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  6. Lyn in planning our trip to Australia for next year we had not thought we would go father west than Geelong. Seeing this post and your gorgeous photos of the Great Ocean Road I think we may have to go back to the drawing board! Definitely bookmarking this post for future reference.

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    1. Hi Sue. For the few days it will take you, you should definitely consider the Great Ocean Rd. If you are going to the area not far from Melbourne you should also think about Phillip Island. It is very touristy but a great place to see fairy penguins. Do you know that you can get a car ferry from Sorrento to Queenscliffe so you can get from the East side of Port Phillip Bay to the West without having to go through Melbourne.

      There are some nice cycle paths in Victoria. I am in the process of writing a guide to the ones we have done. I'll be posting them here under a separate tab. One thing I would not do is cycle the Great Ocean Rd - it is narrow and winding with lots of tour buses. You would have to be very comfortable with sharing the road to make it an enjoyable experience.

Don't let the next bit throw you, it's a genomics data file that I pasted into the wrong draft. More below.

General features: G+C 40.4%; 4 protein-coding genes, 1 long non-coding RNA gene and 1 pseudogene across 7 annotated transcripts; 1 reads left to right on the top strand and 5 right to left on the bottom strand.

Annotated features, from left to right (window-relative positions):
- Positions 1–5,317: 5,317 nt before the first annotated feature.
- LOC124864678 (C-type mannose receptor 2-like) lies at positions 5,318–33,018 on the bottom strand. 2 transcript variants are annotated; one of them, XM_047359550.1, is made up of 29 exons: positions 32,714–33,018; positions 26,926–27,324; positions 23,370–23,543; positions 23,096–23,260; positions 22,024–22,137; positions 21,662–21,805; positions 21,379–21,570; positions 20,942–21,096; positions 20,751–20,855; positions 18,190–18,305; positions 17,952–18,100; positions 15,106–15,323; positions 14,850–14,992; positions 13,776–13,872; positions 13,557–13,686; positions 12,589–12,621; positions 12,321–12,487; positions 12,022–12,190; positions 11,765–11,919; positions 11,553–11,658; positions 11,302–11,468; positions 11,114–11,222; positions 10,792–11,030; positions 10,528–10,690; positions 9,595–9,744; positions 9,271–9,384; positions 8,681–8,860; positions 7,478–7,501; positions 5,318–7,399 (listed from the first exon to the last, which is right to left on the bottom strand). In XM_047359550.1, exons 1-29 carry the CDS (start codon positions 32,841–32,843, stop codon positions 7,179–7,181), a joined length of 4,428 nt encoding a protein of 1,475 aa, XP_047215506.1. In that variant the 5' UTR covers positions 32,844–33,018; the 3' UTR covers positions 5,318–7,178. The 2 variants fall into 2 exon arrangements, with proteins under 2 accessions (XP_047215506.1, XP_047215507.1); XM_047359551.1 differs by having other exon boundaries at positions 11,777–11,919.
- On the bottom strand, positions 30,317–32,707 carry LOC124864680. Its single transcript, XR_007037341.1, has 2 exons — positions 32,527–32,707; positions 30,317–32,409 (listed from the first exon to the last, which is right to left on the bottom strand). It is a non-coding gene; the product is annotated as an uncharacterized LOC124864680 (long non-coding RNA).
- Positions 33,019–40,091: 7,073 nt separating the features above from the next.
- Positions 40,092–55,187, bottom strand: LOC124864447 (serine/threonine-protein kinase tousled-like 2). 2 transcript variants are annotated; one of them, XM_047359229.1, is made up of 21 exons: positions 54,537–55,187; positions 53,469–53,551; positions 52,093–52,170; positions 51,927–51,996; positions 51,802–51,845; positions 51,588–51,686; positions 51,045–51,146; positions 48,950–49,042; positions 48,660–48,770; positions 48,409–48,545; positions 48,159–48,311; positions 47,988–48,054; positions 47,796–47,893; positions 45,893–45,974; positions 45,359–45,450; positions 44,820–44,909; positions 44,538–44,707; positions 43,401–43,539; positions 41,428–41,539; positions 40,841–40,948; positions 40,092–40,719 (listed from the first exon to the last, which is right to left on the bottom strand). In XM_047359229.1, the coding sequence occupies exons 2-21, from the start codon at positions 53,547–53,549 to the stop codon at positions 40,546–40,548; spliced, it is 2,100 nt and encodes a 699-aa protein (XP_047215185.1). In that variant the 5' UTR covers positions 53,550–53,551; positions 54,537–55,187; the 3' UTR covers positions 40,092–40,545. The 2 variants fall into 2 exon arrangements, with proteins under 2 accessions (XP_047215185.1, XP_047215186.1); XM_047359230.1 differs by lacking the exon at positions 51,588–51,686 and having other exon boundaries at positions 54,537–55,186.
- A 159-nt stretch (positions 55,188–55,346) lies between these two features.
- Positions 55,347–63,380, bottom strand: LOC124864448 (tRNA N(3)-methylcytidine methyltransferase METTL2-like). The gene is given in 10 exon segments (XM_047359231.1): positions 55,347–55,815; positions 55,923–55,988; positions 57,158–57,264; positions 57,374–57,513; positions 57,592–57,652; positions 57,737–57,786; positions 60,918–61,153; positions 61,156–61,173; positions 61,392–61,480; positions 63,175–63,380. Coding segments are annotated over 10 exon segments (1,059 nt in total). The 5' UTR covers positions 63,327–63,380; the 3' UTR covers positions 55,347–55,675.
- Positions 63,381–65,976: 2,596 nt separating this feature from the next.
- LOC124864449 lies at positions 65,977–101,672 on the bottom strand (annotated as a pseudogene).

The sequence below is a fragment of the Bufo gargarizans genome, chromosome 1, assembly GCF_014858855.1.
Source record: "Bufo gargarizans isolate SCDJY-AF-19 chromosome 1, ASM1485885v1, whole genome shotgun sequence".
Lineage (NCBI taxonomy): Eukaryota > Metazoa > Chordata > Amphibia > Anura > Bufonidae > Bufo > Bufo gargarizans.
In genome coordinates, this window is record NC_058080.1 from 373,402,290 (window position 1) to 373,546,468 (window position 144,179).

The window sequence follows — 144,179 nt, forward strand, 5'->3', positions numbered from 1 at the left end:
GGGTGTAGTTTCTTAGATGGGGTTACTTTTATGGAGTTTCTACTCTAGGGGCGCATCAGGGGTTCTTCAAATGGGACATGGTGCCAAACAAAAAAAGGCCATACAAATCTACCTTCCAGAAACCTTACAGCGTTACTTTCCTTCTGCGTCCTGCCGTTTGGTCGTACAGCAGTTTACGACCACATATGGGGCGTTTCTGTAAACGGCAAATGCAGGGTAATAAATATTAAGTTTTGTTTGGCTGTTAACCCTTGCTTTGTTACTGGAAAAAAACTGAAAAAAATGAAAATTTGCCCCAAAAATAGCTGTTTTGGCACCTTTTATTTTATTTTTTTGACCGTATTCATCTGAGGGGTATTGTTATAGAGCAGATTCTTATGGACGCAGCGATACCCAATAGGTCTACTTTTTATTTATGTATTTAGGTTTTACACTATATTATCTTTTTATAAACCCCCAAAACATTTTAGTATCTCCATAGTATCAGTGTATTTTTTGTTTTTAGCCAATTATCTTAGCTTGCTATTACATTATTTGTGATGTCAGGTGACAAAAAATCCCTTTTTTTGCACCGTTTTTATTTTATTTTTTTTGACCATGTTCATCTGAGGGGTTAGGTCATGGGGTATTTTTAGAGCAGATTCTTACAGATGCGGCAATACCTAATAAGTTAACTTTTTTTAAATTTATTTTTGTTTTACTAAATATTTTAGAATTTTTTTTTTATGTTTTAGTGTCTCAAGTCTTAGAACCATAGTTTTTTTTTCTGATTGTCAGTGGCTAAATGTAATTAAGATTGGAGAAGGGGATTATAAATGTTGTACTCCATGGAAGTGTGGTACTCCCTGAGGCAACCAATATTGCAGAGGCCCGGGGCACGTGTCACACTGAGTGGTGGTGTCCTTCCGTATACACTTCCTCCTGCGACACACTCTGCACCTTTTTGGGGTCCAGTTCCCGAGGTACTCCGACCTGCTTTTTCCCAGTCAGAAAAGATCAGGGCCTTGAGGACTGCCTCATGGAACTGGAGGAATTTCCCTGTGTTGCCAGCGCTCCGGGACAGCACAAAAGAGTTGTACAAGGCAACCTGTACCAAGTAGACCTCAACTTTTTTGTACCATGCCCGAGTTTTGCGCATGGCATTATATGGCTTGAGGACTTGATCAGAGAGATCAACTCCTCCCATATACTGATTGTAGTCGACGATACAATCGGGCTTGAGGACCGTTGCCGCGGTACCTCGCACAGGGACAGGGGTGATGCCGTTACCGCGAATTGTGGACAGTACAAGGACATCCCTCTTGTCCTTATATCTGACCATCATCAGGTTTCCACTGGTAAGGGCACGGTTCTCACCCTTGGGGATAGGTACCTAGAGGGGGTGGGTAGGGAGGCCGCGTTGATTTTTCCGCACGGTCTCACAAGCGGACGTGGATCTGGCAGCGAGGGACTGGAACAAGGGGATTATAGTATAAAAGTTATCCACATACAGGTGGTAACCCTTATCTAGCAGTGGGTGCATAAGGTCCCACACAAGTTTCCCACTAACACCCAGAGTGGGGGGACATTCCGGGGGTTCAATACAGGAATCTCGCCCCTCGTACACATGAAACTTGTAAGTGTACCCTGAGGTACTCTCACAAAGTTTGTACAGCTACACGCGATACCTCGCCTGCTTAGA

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  7. Love your photos. What an adventure. We have only done the major cities in Australia, flying in and out and generally not having a car. (Brisbane is the exception for us where we drove about 2 hours in each direction over weeks.)

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    1. Hi Rhonda. Australian cities are not that different from cities anywhere in the world. Next visit try to get into the countryside and even the outback - that's where you realise how different Australia is.

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  8. It may be the most blogged about attraction but with good reason. We were staying in Lorne and I wanted to see the 12 Apostles so we went for the day. We did comment that we will have to return and stay longer. I would particularly like to walk through the tropical forest of the Otways.